Forced to check into a hotel he found himself in a situation he had already experienced several times while travelling in India.
“The receptionist was sleeping,” he says.
“Sockets did not work in the room, mattresses were torn apart, the bathroom was leaking, and at the end they wouldn’t let me pay by card.”
“I felt if this was my problem, this had to be a problem for many travellers. Why can’t India have a good standard of hotel rooms at a reasonable price?”
Four years later, at the age of 21, Mr Agarwal is now the founder and chief executive of Oyo Rooms – a network of 1,000 hotels operating in 35 cities across India – with monthly revenues of $3.5m (£2.3m) and 1,000 employees.
The firm works with unbranded hotels to improve their facilities and train staff, rebrands them with its own name, and from then on takes a percentage of the hotel’s revenues.
The owner of the hotel benefits from a higher occupancy rate, thanks to Oyo’s branding.
And as part of the business, Mr Agarwal has also developed an app, which guests can use to book rooms, get directions to the hotel, and once they have arrived, to use the hotels amenities, for example to order room service.
Despite such rapid growth, he says the early days were “extremely difficult”.
“No one would believe that this could be a technology business in the future,” he says.
But some people did believe in him. A similar idea – which eventually evolved into Oyo Rooms – won him a coveted Thiel Fellowship – a programme sponsored by PayPal co-creator and early Facebook investor Peter Thiel – which pays for 20 teenagers each year to stop studying and try to set up a business instead.
He used the funding from the fellowship to start the business.
The firm launched in June 2013 with just $900 (£586; €799) a month, working with one hotel in Gurgaon near Delhi.
“I used to be the manager, engineer, receptionist for this one hotel and also deliver stuff in hotel rooms,” says Mr Agarwal. “At night I would write codes to develop our app and improve our website. But alongside this I was also building strong teams because I knew I wanted to scale this up. ”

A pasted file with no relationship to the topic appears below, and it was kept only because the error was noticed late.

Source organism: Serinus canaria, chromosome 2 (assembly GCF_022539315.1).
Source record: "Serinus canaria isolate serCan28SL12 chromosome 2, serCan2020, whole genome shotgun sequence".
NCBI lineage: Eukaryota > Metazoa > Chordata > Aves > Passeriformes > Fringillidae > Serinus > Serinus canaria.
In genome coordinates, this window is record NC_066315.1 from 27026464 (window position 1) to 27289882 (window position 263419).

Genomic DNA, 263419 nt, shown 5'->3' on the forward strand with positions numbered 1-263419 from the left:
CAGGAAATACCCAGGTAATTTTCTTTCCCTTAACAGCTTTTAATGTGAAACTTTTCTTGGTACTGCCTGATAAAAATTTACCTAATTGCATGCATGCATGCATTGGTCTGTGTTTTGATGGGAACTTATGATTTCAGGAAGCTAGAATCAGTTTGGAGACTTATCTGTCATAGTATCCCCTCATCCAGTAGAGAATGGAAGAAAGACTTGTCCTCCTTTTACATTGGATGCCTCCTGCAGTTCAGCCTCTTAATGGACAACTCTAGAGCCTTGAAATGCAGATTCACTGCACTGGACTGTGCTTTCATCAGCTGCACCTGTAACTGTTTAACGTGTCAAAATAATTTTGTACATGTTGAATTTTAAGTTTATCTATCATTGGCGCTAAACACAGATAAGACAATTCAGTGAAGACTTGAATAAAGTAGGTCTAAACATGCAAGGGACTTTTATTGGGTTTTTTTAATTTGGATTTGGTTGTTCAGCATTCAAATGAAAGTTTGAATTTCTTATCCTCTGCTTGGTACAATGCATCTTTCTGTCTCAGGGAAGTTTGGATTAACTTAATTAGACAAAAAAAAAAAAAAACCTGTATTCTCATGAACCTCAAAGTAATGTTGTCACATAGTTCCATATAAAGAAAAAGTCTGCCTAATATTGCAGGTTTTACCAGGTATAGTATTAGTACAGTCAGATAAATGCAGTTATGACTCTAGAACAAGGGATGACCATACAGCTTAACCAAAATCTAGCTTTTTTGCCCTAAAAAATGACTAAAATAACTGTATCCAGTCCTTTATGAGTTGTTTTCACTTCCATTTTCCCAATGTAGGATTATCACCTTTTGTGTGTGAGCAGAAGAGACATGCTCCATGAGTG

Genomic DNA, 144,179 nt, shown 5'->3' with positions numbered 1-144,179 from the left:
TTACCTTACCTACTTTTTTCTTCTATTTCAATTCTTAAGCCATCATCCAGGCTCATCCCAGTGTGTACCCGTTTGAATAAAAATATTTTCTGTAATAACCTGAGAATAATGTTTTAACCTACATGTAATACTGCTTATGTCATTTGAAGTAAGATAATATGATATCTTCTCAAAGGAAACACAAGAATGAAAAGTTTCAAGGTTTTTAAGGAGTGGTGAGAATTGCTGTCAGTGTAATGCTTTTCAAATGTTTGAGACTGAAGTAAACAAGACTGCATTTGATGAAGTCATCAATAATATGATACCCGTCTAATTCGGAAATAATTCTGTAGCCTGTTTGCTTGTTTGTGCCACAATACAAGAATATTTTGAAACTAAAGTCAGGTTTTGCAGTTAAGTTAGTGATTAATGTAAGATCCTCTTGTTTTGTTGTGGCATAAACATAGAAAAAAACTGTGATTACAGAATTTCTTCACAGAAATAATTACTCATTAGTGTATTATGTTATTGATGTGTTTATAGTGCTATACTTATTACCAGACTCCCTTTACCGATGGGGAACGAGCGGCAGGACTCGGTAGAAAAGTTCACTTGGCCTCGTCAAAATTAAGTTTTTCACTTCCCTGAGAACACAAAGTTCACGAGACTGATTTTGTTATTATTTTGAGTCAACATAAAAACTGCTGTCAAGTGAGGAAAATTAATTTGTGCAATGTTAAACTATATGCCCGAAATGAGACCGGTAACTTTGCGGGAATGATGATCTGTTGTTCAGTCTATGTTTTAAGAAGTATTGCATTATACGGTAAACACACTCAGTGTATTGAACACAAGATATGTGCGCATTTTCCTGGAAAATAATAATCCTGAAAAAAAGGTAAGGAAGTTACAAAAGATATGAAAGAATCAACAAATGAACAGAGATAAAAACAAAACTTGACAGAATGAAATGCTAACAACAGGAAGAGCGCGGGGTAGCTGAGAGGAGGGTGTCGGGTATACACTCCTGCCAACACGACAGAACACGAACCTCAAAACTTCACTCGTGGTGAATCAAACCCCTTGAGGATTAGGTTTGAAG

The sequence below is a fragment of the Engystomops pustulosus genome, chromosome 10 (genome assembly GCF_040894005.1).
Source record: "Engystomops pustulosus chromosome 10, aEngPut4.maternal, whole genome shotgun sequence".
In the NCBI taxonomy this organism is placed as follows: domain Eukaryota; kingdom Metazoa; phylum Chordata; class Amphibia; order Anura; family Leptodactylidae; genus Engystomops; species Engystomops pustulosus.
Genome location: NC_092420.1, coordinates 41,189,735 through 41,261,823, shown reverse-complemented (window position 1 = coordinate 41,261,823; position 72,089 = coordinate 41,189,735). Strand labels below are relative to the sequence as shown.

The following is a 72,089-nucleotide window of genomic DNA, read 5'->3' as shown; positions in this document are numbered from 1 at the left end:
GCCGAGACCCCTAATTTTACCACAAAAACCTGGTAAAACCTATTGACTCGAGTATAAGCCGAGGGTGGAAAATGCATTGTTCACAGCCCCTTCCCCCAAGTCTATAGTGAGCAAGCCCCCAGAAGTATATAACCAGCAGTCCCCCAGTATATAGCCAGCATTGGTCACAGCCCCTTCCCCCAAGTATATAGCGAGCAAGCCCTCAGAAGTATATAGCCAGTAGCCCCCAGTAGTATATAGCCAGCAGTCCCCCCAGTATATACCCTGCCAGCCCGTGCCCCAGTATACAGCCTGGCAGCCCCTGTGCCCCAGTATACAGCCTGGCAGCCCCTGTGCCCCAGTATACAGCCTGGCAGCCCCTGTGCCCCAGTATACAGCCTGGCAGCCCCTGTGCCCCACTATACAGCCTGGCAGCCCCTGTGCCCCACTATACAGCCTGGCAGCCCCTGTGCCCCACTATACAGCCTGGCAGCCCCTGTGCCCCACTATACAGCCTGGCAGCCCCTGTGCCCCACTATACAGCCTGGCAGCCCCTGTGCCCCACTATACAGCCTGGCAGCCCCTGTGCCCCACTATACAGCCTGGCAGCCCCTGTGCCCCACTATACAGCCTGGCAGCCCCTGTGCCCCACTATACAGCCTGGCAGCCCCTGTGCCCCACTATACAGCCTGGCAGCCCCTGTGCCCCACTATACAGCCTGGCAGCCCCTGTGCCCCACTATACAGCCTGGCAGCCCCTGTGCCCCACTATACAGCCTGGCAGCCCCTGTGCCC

But the only way he could persuade investors that it was a worthwhile idea was to show them just how bad some budget hotels in India were.
“I took our first investor to the hotel we had developed and the other hotels where there were many problems. He saw the conviction in us and felt good about investing in something which he saw could make a difference.” recalls Mr Agarwal.
Now the business has grown, it has become much easier to attract investors, and the firm recently secured $100m from Japan’s Softbank.
Nonetheless when Mr Agarwal started the company, lots of people told him he was crazy.
“But because it was crazy, it was doable. It’s true: if you think crazy stuff that is when it becomes a lot more doable.”
The journey from college dropout to business owner may appear smooth, but he says starting a business at 17 was not easy. Mr Agarwal says normal things like getting a bank account or hiring staff were more challenging. Plus some people saw his age as a chance to take advantage.
‘”There were some people who took me for a ride to achieve their short term goals. But I also met some very good people and experiences with them far superseded all the other problems,” he says.
Mr Agarwal was always ambitious, even from a young age.
He grew up in Rayagada a small town in the eastern Indian state of Orissa, and started writing computer code at the age of eight.
“I used my brother’s books, and it was the first time I saw stuff happening on the computer, because of the things I had done. That is when I first felt the excitement of creating stuff from scratch and it never stopped.”
By the time Mr Agarwal was 13 he started helping people in his town design websites.
He also wrote a book on engineering colleges in India when he was 17 years old, aimed at helping students choose the right course and college in India.
Now his ambition shows in his plans for the firm, which Mr Agarwal wants to expand overseas. He hopes to create the world’s largest network of hotel rooms.
But he admits it won’t be easy, saying recruiting the right people when it is growing so rapidly is tough.
Currently, his focus is on making improvements based on customer feedback, and he remains optimistic about expanding the company at home, saying India’s increasing smartphone and internet penetration offers “huge potential”.
For those keen to emulate his success, his advice – perhaps unsurprisingly – is to “start early”.
“Start really fast and, if you fail, you will learn and the chances of success in the next venture will increase,” he says.
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